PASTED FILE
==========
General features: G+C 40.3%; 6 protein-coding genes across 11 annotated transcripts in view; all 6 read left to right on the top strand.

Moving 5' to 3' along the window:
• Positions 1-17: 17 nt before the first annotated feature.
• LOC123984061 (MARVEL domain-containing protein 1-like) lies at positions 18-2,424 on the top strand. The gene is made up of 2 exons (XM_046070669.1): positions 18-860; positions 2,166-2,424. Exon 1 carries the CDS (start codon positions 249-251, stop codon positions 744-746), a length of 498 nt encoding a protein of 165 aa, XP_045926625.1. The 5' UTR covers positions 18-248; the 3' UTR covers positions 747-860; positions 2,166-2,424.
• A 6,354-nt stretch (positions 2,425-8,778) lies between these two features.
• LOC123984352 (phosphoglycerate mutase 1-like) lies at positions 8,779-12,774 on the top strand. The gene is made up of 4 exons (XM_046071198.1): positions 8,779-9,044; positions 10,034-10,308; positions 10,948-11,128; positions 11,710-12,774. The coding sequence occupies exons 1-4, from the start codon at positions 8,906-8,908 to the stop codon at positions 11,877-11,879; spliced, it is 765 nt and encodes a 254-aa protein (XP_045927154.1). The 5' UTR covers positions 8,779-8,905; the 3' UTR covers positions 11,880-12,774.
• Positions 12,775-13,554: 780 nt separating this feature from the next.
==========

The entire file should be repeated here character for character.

General features: G+C 40.3%; 6 protein-coding genes across 11 annotated transcripts in view; all 6 read left to right on the top strand.

Moving 5' to 3' along the window:
• Positions 1-17: 17 nt before the first annotated feature.
• LOC123984061 (MARVEL domain-containing protein 1-like) lies at positions 18-2,424 on the top strand. The gene is made up of 2 exons (XM_046070669.1): positions 18-860; positions 2,166-2,424. Exon 1 carries the CDS (start codon positions 249-251, stop codon positions 744-746), a length of 498 nt encoding a protein of 165 aa, XP_045926625.1. The 5' UTR covers positions 18-248; the 3' UTR covers positions 747-860; positions 2,166-2,424.
• A 6,354-nt stretch (positions 2,425-8,778) lies between these two features.
• LOC123984352 (phosphoglycerate mutase 1-like) lies at positions 8,779-12,774 on the top strand. The gene is made up of 4 exons (XM_046071198.1): positions 8,779-9,044; positions 10,034-10,308; positions 10,948-11,128; positions 11,710-12,774. The coding sequence occupies exons 1-4, from the start codon at positions 8,906-8,908 to the stop codon at positions 11,877-11,879; spliced, it is 765 nt and encodes a 254-aa protein (XP_045927154.1). The 5' UTR covers positions 8,779-8,905; the 3' UTR covers positions 11,880-12,774.
• Positions 12,775-13,554: 780 nt separating this feature from the next.